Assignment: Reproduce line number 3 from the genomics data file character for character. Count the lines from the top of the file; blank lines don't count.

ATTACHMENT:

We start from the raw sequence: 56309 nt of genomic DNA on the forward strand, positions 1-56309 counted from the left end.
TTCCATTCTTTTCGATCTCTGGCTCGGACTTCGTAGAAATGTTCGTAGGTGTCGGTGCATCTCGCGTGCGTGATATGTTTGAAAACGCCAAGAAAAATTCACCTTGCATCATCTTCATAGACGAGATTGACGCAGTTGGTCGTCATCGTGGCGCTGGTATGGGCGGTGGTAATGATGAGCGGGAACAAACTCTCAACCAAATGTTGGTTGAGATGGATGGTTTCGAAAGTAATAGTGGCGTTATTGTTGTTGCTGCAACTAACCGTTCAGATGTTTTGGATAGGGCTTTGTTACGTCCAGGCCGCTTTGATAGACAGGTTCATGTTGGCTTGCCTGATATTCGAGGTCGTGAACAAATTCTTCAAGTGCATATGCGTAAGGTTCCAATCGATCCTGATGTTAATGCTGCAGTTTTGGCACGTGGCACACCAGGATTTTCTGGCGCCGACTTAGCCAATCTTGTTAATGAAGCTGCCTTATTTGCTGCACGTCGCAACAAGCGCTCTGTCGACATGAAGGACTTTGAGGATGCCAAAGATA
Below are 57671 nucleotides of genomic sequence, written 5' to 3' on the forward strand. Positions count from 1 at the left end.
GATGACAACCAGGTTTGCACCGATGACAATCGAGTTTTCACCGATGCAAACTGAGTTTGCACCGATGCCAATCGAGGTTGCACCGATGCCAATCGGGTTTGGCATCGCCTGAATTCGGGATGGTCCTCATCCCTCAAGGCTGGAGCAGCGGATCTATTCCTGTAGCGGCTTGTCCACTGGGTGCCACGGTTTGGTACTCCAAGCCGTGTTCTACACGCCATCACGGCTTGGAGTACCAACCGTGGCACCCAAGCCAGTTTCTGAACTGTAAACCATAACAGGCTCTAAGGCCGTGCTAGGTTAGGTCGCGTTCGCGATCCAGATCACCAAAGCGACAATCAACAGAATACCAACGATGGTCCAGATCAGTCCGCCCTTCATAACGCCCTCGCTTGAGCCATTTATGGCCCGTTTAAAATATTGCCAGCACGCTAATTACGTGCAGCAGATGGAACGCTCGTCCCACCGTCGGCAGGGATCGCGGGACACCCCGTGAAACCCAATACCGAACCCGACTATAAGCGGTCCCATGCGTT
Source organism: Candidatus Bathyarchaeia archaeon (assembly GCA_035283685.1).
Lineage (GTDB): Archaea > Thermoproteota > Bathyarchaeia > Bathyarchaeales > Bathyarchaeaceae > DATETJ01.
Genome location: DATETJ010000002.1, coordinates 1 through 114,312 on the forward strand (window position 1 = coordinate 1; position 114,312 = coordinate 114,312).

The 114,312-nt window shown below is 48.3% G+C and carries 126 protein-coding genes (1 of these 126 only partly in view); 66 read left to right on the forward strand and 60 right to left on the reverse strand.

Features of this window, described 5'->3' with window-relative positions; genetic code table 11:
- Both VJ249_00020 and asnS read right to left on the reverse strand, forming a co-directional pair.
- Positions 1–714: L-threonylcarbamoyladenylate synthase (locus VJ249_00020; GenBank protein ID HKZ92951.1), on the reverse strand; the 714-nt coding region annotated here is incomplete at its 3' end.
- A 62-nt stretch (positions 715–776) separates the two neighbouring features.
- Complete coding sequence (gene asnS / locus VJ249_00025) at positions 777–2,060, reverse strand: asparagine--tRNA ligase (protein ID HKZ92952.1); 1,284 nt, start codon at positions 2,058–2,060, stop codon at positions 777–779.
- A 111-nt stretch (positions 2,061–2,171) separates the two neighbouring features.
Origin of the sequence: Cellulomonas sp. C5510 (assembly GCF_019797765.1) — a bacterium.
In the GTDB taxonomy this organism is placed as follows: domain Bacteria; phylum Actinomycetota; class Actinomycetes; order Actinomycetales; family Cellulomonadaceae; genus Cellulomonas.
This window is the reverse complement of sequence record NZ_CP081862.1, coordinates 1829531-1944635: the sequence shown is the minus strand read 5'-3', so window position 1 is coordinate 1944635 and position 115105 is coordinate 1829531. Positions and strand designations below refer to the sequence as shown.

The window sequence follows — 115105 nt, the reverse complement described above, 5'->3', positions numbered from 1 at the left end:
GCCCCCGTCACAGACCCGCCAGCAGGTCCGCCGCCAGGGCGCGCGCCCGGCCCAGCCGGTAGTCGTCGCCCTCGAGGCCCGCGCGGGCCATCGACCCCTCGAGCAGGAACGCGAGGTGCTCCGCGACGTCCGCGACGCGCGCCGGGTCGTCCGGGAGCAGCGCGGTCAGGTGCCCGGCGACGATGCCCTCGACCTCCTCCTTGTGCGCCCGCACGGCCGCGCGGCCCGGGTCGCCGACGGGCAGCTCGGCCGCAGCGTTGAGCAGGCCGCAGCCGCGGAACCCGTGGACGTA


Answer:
Below are 57671 nucleotides of genomic sequence, written 5' to 3' on the forward strand. Positions count from 1 at the left end.